He was born in Iraq, but Jamal Penjweny’s first solo exhibition is being staged more than 3,000 miles away in Birmingham – thanks to the Ikon Gallery.

The installation follows director Jonathan Watkins’ own visit to the country prior to curating the Welcome to Iraq at the 2013 Pavilion at the 2013 Venice Biennale, The exhibition includes photography and video works reflecting on life in Iraq today.

Born in Sulaimaniya in 1981, Jamal started his artistic career as a sculptor and painter.

He then moved into photography whilst supporting himself by working as a shepherd and more recently as a café proprietor.

Saddam is Here (2009-10) features 12 images of Iraqi people in familiar surroundings, each holding a life-size picture of Saddam Hussein’s face in front of their own.

Saddam’s likeness becomes a mask obscuring any expression of emotion, any gaze, or possibility of sure identification and individuality.

Jamal says: “Saddam is here. Iraqi society can not forget him even after his death because some of us still love him and the rest are still afraid of him.

“His shadow is still following Iraqi society everywhere.”

As if to prove a point, the artist was unable to travel to Birmingham to open the exhibition himself.

Another Life (2010), a short film by the same artist, follows some days in the lives of Iraqis smuggling alcohol from Iraq into Iran.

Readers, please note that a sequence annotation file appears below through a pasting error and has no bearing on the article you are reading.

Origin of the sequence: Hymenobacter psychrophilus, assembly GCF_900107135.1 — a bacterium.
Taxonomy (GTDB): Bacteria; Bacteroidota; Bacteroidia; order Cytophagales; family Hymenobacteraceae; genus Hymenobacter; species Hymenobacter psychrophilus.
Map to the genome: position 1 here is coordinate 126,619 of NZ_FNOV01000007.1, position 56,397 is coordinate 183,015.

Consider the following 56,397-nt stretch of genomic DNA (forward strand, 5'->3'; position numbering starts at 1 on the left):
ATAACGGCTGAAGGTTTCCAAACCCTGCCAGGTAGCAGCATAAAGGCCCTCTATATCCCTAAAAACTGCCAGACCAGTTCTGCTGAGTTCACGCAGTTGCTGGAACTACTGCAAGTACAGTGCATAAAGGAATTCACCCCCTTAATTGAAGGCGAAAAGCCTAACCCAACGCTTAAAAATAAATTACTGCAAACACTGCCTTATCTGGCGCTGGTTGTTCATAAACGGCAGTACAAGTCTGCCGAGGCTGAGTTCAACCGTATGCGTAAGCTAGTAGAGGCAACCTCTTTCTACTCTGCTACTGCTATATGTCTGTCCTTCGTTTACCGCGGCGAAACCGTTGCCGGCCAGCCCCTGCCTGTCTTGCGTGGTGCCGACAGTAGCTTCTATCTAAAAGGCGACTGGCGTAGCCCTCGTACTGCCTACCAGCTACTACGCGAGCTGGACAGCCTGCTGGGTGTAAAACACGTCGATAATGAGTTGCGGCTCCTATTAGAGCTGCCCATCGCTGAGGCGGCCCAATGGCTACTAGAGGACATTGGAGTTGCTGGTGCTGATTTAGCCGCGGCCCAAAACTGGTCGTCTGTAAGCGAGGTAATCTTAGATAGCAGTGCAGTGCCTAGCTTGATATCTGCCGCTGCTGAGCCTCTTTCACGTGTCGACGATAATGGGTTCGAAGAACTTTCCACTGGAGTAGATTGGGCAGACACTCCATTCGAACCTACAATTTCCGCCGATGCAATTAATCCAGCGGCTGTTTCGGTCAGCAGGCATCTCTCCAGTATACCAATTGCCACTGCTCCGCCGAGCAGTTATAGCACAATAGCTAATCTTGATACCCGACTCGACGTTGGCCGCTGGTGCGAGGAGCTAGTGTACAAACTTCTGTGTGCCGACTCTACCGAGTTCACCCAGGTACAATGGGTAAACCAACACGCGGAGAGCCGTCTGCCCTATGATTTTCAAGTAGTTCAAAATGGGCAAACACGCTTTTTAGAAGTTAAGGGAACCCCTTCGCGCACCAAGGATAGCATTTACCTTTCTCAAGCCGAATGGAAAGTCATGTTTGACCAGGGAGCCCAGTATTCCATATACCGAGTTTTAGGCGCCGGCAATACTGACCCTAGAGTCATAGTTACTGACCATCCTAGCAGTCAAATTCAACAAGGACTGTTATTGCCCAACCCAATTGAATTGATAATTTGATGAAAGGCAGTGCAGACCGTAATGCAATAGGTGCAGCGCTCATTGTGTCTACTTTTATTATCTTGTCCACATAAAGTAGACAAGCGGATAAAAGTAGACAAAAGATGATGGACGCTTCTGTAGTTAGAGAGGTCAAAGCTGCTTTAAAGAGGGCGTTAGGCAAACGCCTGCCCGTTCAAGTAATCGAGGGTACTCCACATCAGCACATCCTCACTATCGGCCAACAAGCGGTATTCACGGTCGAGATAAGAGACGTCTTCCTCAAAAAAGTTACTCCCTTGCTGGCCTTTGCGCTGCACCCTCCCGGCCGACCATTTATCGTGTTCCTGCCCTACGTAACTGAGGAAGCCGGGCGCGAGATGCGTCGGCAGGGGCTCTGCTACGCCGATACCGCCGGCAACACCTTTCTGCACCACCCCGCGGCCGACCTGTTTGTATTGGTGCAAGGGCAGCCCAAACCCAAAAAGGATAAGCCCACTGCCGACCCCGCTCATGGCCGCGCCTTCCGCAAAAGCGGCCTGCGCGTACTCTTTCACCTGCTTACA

It has the grainy appeal of covert mobile phone footage and is very matter-of-fact in its editing.

The credits reveal how two of the men just introduced to us were killed by customs police a few days after filming. The photographic series Without Soul (2011) shows everyday scenes – Iraqis at work and prayer, Western soldiers in ranks and on patrol – each with a single red line drawn across the neck.

The mark makes reference to the Islamic custom dictating that images of living creatures should be avoided, their creation considered the rightful domain of God rather than that of humanity.

The images of Without Soul are often taken without the awareness of the people they depict.

For Iraq is Flying (2006-10), on the other hand, Jamal requested that his subjects jump while being photographed and so it seems that they are jumping for joy, perhaps in reminiscence of lost childhood games, in the face of the great hardship they experience in everyday life.

Saddam is Here is organised in collaboration with the Ruya Foundation for Contemporary Culture in Iraq and part of the 50th anniversary of Ikon and runs until April 21.

* The gallery is open from Tuesday to Sunday and on Bank Holiday Mondays from 11am-6pm. Details: www.ikon-gallery.org